Paper Towns | Book Review – Filipino Edition

“It is so hard to leave — until you leave. And then it is the easiest goddamned thing in the world.”

I was very eager to read Paper Towns after reading two of John Green’s book in the past few months. I was so intrigued about this one because it has received good reviews. So, I scour all the nearest bookstore in hope of getting a copy, which didn’t become easy for me because they no longer have a stocks. Idk why. Luckily, after I went to four stores the hunt is over. I got myself a book but ufortunately, it’s written in Filipino. Huh! Honestly, I had a second thought if I gonna buy it or not. Though, the curious side of me won. I gave it a chance. It’s my first time to read an English novel translated in Tagalog and it may not be perfectly translated but it still bring an impact on local readers, I must say.

So now I make a quick review which gonna be in Taglish.


The protagonist Quentin ‘Q’ Jacobsen, whose boring life is turned upside down when the stunning Margo Roth Spiegelman climbs into Q’s bedroom — dressed like a ninja and summoning him for an ingenious campaign of revenge. They have their night of adventure, but when Q wakes up in the morning, Margo has vanished. The main plot follows Q and his friends as they try to uncover the cryptic clues Margo left behind.


This is very cleverly written plot. It has a great story, great characters and the writing makes me want to cry because it is so made of awesome. I can safely say that John Green is a new favorite. And if you notice, John Green writes in recognizable patterns. Palaging may roadtrip. Puno ng metaphors. He’s emphasizing too that journey and the destiny are basically different.

The Writing

The book is split into three parts namely, Ang Mga Tali at Pisi(The String), Ang Damo (The Grass), and Ang Sisidlan (The Vessel). Each section focuses on one of the metaphors. Malalim masyado mensahe ng kwento. Kaya pagtutuunan mo talaga ng pansin. Hindi mo na magagawang ibaba ang libro pag naumpisahan mo nang basahin. The best thing about this book was the discussion of identity. Yes, the story isn’t only focus on romance which I liked. John Green did a great job on it.

Tapos nabalanse niya ang paglalagay at pag gamit ng mga metaphors and oh the philosophical discussions with developed characters and some funny comedy.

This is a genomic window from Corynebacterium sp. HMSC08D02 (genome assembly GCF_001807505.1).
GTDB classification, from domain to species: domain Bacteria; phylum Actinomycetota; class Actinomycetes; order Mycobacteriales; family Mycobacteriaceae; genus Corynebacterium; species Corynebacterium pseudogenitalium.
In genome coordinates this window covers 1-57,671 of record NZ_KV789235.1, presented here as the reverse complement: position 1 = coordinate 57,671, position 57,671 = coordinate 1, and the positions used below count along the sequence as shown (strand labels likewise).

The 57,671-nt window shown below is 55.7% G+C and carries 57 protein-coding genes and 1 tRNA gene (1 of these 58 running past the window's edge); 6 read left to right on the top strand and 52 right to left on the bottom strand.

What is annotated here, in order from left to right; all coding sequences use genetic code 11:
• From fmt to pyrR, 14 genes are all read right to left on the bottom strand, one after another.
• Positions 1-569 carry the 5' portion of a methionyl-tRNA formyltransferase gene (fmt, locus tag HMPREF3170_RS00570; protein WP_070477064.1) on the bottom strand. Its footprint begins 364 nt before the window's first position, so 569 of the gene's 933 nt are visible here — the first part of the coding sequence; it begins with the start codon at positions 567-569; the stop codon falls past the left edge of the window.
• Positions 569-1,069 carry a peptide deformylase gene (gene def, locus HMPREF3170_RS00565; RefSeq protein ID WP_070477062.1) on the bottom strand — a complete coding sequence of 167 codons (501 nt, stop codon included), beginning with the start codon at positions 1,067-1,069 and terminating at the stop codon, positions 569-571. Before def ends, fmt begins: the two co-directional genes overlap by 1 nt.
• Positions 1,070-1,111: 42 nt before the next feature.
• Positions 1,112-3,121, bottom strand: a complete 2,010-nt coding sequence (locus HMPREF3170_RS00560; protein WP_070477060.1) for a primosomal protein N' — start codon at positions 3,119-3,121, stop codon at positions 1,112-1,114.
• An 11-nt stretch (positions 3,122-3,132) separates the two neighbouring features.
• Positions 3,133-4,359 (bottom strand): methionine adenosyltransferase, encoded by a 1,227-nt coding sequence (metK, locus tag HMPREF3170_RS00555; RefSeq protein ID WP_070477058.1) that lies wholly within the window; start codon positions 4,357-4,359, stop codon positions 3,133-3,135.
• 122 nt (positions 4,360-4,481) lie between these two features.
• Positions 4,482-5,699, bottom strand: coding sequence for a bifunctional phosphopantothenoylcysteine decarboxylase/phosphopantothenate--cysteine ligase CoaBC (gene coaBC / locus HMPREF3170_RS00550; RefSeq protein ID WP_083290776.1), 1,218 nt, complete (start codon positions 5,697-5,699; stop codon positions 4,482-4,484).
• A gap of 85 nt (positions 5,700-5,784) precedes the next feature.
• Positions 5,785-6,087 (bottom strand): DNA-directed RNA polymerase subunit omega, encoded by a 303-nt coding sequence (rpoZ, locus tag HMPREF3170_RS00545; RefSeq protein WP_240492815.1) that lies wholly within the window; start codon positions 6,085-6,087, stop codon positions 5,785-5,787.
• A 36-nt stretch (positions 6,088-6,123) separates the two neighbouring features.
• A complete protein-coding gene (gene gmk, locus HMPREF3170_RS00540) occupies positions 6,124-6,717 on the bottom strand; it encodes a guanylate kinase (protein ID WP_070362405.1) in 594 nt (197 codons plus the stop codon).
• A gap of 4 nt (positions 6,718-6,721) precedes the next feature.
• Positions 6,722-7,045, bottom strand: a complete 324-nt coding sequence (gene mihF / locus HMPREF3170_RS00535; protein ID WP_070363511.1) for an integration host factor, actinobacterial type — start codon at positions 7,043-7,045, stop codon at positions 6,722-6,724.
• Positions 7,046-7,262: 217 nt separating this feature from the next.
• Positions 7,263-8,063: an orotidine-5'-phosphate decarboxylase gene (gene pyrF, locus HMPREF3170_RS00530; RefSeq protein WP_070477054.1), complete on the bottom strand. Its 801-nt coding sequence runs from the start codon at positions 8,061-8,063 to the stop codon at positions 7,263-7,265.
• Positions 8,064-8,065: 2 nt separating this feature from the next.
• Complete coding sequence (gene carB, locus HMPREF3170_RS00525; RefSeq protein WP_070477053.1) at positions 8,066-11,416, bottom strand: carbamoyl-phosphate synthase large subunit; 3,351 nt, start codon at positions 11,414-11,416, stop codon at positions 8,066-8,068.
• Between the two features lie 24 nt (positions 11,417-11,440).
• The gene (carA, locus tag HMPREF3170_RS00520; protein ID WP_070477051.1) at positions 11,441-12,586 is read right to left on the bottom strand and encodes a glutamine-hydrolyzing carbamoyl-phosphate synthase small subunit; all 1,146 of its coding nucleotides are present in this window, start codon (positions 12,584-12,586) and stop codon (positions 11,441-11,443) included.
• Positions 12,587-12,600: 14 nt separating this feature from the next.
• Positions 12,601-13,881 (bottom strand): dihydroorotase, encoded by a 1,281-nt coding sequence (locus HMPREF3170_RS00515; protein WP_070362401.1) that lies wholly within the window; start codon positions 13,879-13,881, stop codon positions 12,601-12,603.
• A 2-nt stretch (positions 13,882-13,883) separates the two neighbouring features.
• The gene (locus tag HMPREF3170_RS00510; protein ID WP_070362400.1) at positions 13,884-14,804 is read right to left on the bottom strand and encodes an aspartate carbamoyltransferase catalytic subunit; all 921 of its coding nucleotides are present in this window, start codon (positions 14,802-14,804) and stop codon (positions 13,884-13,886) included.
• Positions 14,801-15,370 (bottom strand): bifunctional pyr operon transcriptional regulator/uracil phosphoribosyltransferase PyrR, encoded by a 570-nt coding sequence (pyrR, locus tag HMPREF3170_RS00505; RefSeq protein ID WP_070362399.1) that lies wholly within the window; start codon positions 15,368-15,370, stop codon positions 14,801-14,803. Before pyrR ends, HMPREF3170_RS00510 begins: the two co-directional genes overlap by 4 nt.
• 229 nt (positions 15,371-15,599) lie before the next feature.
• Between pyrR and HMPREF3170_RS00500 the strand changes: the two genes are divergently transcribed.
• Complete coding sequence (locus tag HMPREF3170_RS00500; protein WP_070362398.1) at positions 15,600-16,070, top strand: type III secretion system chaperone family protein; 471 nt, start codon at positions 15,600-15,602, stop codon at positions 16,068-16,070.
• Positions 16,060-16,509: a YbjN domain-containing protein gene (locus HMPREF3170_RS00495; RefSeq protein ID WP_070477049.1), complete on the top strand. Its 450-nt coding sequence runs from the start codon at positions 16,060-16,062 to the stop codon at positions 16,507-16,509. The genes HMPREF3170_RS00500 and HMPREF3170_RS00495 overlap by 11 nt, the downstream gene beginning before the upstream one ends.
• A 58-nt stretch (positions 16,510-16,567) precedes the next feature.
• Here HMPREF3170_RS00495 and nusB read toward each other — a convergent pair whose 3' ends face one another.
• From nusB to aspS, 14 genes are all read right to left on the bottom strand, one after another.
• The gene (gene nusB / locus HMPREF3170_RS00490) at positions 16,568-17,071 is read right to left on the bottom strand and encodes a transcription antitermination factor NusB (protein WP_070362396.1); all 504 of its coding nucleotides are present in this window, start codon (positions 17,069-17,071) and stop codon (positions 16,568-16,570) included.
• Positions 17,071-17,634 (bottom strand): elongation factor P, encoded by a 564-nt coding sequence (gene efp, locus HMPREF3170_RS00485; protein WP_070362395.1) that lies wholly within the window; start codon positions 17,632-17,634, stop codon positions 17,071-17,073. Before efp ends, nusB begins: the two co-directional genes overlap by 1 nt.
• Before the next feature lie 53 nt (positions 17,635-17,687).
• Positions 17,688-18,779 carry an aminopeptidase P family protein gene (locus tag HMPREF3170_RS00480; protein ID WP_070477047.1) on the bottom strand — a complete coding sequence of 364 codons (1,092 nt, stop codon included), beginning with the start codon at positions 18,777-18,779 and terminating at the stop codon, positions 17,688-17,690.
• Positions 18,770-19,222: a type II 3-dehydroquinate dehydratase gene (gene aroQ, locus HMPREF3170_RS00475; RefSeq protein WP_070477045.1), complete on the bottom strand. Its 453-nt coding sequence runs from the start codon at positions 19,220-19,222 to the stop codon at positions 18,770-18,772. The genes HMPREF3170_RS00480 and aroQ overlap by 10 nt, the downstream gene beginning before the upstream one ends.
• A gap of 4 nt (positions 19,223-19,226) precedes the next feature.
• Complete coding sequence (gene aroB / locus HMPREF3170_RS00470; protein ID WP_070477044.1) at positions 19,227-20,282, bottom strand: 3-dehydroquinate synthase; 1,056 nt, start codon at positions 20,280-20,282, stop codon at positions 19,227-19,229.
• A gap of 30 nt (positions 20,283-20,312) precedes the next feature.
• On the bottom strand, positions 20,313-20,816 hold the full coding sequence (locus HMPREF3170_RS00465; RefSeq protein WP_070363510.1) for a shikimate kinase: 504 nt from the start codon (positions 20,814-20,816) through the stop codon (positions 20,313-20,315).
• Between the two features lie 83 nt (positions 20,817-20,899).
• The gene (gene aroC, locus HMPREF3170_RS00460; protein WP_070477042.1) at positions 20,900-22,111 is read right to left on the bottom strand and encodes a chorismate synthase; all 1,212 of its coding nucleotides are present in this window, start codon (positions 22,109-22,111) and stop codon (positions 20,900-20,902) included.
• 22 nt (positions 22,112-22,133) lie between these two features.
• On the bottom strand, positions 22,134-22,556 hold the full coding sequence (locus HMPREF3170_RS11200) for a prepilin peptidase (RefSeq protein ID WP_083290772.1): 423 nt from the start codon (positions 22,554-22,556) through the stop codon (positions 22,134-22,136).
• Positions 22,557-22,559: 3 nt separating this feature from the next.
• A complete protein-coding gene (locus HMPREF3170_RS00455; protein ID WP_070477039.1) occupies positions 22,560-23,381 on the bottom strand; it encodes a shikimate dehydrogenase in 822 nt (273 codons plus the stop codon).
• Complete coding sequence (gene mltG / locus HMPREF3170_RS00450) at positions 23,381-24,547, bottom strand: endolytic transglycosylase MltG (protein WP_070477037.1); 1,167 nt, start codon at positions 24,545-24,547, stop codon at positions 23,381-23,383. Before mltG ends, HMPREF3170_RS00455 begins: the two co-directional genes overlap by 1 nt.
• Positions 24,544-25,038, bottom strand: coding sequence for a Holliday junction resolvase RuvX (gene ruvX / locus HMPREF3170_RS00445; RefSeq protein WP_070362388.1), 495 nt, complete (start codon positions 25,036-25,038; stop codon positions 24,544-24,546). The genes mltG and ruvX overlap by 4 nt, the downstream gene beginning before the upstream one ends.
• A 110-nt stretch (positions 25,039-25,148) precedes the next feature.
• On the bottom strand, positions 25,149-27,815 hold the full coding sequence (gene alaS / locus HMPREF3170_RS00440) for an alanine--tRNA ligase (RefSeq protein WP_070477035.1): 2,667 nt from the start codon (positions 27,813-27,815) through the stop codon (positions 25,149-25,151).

Mayroon kasing libro — which I won’t mention — are so terrible and annoying that they made me cry in frustration and pull my hair out. Dahil bobombahin ka sa dami ng mga figure of speech na ginamit sa kwento at di mo na halos maintindihan yung nais iparating ng awtor. Siguro para maging malakas ang impact sa mga mambabasa pero sa totoo lang ‘di na naging appealing ‘yong dating dahil naging magulo na.

But Paper Towns is not one of them. It balance the comedy and mystery. It’s written in first pov which I see as an excellent choice to keep the thrilling and mystery of the next scene.

The Characters

Si Q ‘yong masasabi kong relatable na character. Iyong teenager a bit of a lost point in his life. His speeches are really very well-written. Marami siyang inner monologue e, at ikaw mismo mapapaisip at mapapasang-ayon. Siya ‘yong minsan na-in love at willing gawin lahat para sa taong mahal niya. Super interesting ng character. Hindi perfect pero lit.

Ang best friend naman ni Q na si Ben, which I can say na hindi ko masyadong gusto because of his derogatory language and backstabbing personality. However, I think he added drama and yeah most of the funny scenes are because of him. Radar by far is the most intellectual out of all the characters! He is laidback and funny. Lacey is the character I grew to like gradually.

And Margo is the most complicated character but you can still relate to her sometimes. Actually, yung character niya is more of idea kasi. Kung sino ba si Margo Roth Spiegelman. Everybody has different memories of her, and so sees her differently. Kahit ako may sariling interpretation kay Margo. Hindi naman siya ang main idea at character ng libro. Kundi si Q! Cracking Margo’s mystery serves to crack open Quentin’s own life, his relationship with people, his own view of Margo Roth Spiegelman, and his future.

Yung paghahanap niya kay Margo, sarili niya ang natagpuan niya. Perhaps that’s the bittersweet part of the story. When he utterly and completely found himself, kahit hindi naman talaga siya nawala simula sa umpisa. At yung magpaalam sa maraming bagay: his high school, his past, his ideal of Margo.

“Nai-imagine ko na ang isang uri ng kaligayahan, kahit wala na siya sa mga eksena ng buhay ko. Kayang-kaya ko na pala siyang pakawalan, dahil ramdam kong magka-ugnay pa rin ang pinagmumulan naming mga ugat. Kaya ko na siyang pakawalan kahit ngayon, at kahit hindi ko na siya makita pang muli.”



I love the plot! While it’s simple, it’s thought out and thrilling. It wasn’t predictable to me in any way. There’s a lot of comic relief also comes through Ben, particularly when he is drunk. The best part and of book was the roadtrip. Okay, hindi ako magspo-spoil. Hahaha.

This book is full of anecdotes, and wonderful observations about life. About making plans, leaving, the paper towns, paper people, Margo’s string theory, Whitman’s interconnected grass.

Nag-cameo rin si Moby Dick, Emily Dickinson, The Bell ni Sylvia Path, at Slaughterhouse-Five ni Kurt Vonnegut.


Mamuhay ka kung sino ka talaga. Hindi iyong ikaw na sinasabi ng iba na ikaw. Hindi mo kailangan umarte batay sa pagkakakilala ng iba sayo at base sa kung ano ang gusto nilang makita bilang ikaw.

The Rating

I give this book 4.75/5. It’s fabulous, compelling and intriguing. Especially at the end, it will break your heart. It’s sad, but if feels right given the rest of the story. The title made of sense. I loved how the metaphors recur throughout the story, making everything flow together. It just made me want to read the next books more!